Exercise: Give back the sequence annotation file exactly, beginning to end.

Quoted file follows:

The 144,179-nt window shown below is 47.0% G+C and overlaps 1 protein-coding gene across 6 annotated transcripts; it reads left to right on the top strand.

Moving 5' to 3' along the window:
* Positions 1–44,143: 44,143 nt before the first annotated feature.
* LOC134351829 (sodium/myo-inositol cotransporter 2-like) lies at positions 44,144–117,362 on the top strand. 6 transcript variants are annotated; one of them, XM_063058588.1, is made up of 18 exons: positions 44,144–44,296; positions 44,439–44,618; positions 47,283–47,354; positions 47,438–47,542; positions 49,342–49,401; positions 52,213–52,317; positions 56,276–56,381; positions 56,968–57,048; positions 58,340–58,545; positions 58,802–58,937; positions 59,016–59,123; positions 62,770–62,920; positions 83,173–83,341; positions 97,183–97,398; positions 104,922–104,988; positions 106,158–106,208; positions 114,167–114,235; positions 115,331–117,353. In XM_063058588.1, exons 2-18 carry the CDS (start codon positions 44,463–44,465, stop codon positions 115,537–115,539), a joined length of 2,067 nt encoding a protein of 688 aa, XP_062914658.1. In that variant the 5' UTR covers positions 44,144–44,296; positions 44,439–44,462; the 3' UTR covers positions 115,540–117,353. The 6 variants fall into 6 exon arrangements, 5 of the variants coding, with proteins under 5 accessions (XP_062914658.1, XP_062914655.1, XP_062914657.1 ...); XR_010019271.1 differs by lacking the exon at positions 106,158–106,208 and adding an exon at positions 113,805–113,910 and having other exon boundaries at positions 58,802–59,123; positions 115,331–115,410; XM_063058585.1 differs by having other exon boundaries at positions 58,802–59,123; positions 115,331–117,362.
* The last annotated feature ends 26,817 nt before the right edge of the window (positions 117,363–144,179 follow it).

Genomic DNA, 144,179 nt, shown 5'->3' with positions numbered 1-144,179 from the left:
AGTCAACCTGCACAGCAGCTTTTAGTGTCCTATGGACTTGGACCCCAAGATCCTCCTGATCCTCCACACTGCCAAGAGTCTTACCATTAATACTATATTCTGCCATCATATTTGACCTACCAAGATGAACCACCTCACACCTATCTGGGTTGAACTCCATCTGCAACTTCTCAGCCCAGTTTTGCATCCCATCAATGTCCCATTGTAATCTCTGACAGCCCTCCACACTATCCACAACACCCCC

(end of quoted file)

The 144,179-nt window shown below is 47.0% G+C and overlaps 1 protein-coding gene across 6 annotated transcripts; it reads left to right on the top strand.

Moving 5' to 3' along the window:
* Positions 1–44,143: 44,143 nt before the first annotated feature.
* LOC134351829 (sodium/myo-inositol cotransporter 2-like) lies at positions 44,144–117,362 on the top strand. 6 transcript variants are annotated; one of them, XM_063058588.1, is made up of 18 exons: positions 44,144–44,296; positions 44,439–44,618; positions 47,283–47,354; positions 47,438–47,542; positions 49,342–49,401; positions 52,213–52,317; positions 56,276–56,381; positions 56,968–57,048; positions 58,340–58,545; positions 58,802–58,937; positions 59,016–59,123; positions 62,770–62,920; positions 83,173–83,341; positions 97,183–97,398; positions 104,922–104,988; positions 106,158–106,208; positions 114,167–114,235; positions 115,331–117,353. In XM_063058588.1, exons 2-18 carry the CDS (start codon positions 44,463–44,465, stop codon positions 115,537–115,539), a joined length of 2,067 nt encoding a protein of 688 aa, XP_062914658.1. In that variant the 5' UTR covers positions 44,144–44,296; positions 44,439–44,462; the 3' UTR covers positions 115,540–117,353. The 6 variants fall into 6 exon arrangements, 5 of the variants coding, with proteins under 5 accessions (XP_062914658.1, XP_062914655.1, XP_062914657.1 ...); XR_010019271.1 differs by lacking the exon at positions 106,158–106,208 and adding an exon at positions 113,805–113,910 and having other exon boundaries at positions 58,802–59,123; positions 115,331–115,410; XM_063058585.1 differs by having other exon boundaries at positions 58,802–59,123; positions 115,331–117,362.
* The last annotated feature ends 26,817 nt before the right edge of the window (positions 117,363–144,179 follow it).

Genomic DNA, 144,179 nt, shown 5'->3' with positions numbered 1-144,179 from the left:
AGTCAACCTGCACAGCAGCTTTTAGTGTCCTATGGACTTGGACCCCAAGATCCTCCTGATCCTCCACACTGCCAAGAGTCTTACCATTAATACTATATTCTGCCATCATATTTGACCTACCAAGATGAACCACCTCACACCTATCTGGGTTGAACTCCATCTGCAACTTCTCAGCCCAGTTTTGCATCCCATCAATGTCCCATTGTAATCTCTGACAGCCCTCCACACTATCCACAACACCCCC